A young man from Palestine, Texas, accused of attempted capital murder in Miller County, Ark., was taken into custody Tuesday for allegedly committing a violent crime while free on bond.
Chavel Terrell Jemison, 19, is scheduled for trial in August on charges of attempted capital murder, aggravated robbery and commercial burglary in connection with crimes allegedly committed Jan. 9, 2017, in Texarkana, Ark. Last year, Jemison was released after posting a $100,000 bond.
Deputy Prosecuting Attorney Jeffery Sams filed a motion Monday to revoke Jemison's bond alleging a May 27 arrest in Palestine for assault. According to a police report attached to Sams' motion, Jemison is accused of being one of five men who rushed into the Lucky Star Grocery convenience store in Palestine and assaulted a male customer.
The customer reported that he did not know the men who assaulted him but they were allegedly identified by other bystanders who were outside the store and saw the men exit and enter. While inside the store, the men allegedly hit the customer in the side of the head with an object suspected of being a pistol. The men allegedly stole cash from the register after walking around the counter where a female clerk was standing.
Jemison posted a $10,000 bond in the assault case pending in Anderson County, Texas. Circuit Judge Carlton Jones revoked Jemison's existing bond in Miller County at Jemison's pretrial hearing Tuesday. Jemison's lawyer, Lee Short of Little Rock, filed a motion prior to the hearing Tuesday asking that Jemison be allowed to remain on bond until a hearing can be conducted. Short was unavailable to appear with Jemison Tuesday.
"We will have a hearing date to your attorney as soon as possible," Jones said.
Jemison is scheduled for a jury trial in August in Miller County. His local charges are somewhat similar to those he now faces in Anderson County.
Jemison and co-defendant LaTerrance Shaquan Traylor, 19, allegedly held a clerk at Circle K convenience store in Texarkana, Ark., at gunpoint Jan. 9, according to a probable cause affidavit used to create the following account.
The clerk told investigators he was "rushed" by two men wearing masks who forced him to one of the store's two cash registers. The assailant holding a pistol, allegedly identified as Jemison, held a gun to the clerk's head while the other held a black leather tote bag into which he ordered the clerk to empty the contents of one of the registers.
When the clerk told the men he didn't have a password to open the second register, the armed man allegedly struck him in the back of his head with the gun. The clerk got down on the floor as the unarmed suspect told the gun-wielding one to shoot the clerk, "at which time the armed suspect attempted to chamber a round."
The clerk reported that "once the suspect had chambered a round, he decided he would attempt to disarm the suspect in order to survive."
The clerk jumped up and punched the man, allegedly Jemison, with the pistol in the face, grabbed the gun and wrestled it away from his attacker. The unarmed man, allegedly Jemison, had already fled the store and the recently disarmed one, allegedly Traylor, followed.
The pistol whipping the clerk received from the armed robber may have saved his life. When Texarkana, Ark., Det. Shane Kirkland examined the gun at the Circle K, he noticed that the base plate from the pistol's magazine was missing. The missing plate, found in the cash register area, caused the gun to malfunction because of a lack of spring pressure to push live rounds into the chamber.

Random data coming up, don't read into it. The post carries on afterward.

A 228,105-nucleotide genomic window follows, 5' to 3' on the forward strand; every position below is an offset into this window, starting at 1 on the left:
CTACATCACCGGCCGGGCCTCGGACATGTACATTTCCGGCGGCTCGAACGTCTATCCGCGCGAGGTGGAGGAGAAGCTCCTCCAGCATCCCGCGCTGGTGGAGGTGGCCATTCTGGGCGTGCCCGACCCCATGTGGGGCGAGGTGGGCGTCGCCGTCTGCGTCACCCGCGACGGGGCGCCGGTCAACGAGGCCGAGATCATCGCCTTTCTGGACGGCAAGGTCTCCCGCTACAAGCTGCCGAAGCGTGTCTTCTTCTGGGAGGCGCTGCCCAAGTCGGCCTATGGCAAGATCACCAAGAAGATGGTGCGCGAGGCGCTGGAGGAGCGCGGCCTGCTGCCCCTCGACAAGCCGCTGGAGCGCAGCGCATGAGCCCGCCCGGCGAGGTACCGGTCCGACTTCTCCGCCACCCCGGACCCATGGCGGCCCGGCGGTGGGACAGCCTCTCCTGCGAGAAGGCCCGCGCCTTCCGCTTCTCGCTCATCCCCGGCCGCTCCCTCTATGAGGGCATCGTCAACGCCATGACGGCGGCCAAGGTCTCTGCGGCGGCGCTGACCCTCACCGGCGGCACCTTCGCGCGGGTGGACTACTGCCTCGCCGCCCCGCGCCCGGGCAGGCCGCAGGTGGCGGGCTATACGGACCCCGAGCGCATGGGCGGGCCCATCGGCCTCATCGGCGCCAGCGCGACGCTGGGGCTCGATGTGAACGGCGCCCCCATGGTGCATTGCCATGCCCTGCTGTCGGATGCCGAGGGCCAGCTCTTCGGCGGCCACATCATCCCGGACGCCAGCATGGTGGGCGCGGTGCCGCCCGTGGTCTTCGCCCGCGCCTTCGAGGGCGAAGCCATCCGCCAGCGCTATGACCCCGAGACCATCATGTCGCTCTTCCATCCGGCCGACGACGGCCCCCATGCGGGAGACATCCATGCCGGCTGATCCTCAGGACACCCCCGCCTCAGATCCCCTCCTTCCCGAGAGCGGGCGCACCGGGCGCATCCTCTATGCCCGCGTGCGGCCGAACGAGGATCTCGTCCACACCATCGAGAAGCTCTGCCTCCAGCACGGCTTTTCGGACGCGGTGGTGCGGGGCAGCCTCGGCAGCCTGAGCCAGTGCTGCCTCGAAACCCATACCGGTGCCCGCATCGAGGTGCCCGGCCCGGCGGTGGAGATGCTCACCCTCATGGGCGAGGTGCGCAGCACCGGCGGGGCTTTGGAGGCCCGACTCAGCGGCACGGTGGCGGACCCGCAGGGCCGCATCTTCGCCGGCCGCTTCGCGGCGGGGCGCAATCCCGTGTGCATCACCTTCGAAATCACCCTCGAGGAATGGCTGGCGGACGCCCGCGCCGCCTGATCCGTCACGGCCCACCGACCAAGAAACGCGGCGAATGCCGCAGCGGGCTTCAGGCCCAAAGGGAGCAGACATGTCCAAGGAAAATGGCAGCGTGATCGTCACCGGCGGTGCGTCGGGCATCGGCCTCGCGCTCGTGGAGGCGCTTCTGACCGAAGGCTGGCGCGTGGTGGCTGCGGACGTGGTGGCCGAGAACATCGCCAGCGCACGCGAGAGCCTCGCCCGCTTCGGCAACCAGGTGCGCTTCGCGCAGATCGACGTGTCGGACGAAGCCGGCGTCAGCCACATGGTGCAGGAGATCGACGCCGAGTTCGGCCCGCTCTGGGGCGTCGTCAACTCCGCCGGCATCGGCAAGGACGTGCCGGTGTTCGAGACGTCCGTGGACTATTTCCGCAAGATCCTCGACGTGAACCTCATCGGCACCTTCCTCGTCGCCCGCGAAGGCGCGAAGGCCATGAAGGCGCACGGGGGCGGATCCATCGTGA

The magazine was loaded with several .380 caliber rounds of full metal jacketed bullets.
"I believe that the armed suspect had intended on loading the weapon and shooting (the clerk) but was unable to make the weapon functional," the affidavit states.
The gun provided investigators with a valuable clue. The pistol's serial number led detectives to First Cash Pawn in Palestine, Texas. The man who bought the gun told detectives he had sold the gun in mid-December to Jemison through a go-between via Facebook for $115. The go-between told investigators he had facilitated the gun sale to Jemison and claimed that Jemison had asked him if he wanted to "hit a lick," a slang phrase for committing a crime, during the first week of January but that the go-between had declined.
Texarkana, Ark., Detective Shane Kirkland recognized the suspects on video surveillance footage from the Circle K as the same men who entered the 71 Express convenience store on State Line Avenue just minutes before the Circle K robbery. The 71 Express clerk told detectives she was sitting in a car having a quick visit with a friend when she saw two men wearing bandanas on their faces enter the store and roam around before grabbing the clerk's wallet from the counter and running out.
Jemison allegedly had a black eye at the time of his arrest and clothing and bandanas matching those worn during the robbery and burglary were allegedly found in Jemison's car.
Jemison and Traylor face ten to 40 years or life in prison if convicted of attempted capital murder and the same possible sentence if convicted of aggravated robbery. The men could receive up to 15 additional years on each offense for using a firearm. Commercial burglary is punishable by three to 10 years in prison and a fine up to $10,000. Jemison and Traylor are scheduled to be tried separately in August.